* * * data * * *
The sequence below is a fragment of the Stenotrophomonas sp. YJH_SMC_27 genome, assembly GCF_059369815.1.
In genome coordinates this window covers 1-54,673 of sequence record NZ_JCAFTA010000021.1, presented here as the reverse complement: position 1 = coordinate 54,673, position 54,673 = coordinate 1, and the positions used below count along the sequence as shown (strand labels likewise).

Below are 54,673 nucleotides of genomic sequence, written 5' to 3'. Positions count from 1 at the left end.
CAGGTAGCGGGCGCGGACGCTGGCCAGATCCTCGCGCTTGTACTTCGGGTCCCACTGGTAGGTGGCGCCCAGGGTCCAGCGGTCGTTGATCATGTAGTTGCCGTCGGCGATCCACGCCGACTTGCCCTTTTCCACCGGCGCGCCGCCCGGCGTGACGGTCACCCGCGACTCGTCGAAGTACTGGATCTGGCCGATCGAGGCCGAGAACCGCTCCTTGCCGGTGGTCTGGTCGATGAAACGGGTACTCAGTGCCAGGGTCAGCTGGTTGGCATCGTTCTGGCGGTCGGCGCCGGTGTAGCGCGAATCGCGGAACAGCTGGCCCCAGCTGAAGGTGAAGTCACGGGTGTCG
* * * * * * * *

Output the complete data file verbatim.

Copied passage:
The sequence below is a fragment of the Stenotrophomonas sp. YJH_SMC_27 genome, assembly GCF_059369815.1.
In genome coordinates this window covers 1-54,673 of sequence record NZ_JCAFTA010000021.1, presented here as the reverse complement: position 1 = coordinate 54,673, position 54,673 = coordinate 1, and the positions used below count along the sequence as shown (strand labels likewise).

Below are 54,673 nucleotides of genomic sequence, written 5' to 3'. Positions count from 1 at the left end.
CAGGTAGCGGGCGCGGACGCTGGCCAGATCCTCGCGCTTGTACTTCGGGTCCCACTGGTAGGTGGCGCCCAGGGTCCAGCGGTCGTTGATCATGTAGTTGCCGTCGGCGATCCACGCCGACTTGCCCTTTTCCACCGGCGCGCCGCCCGGCGTGACGGTCACCCGCGACTCGTCGAAGTACTGGATCTGGCCGATCGAGGCCGAGAACCGCTCCTTGCCGGTGGTCTGGTCGATGAAACGGGTACTCAGTGCCAGGGTCAGCTGGTTGGCATCGTTCTGGCGGTCGGCGCCGGTGTAGCGCGAATCGCGGAACAGCTGGCCCCAGCTGAAGGTGAAGTCACGGGTGTCG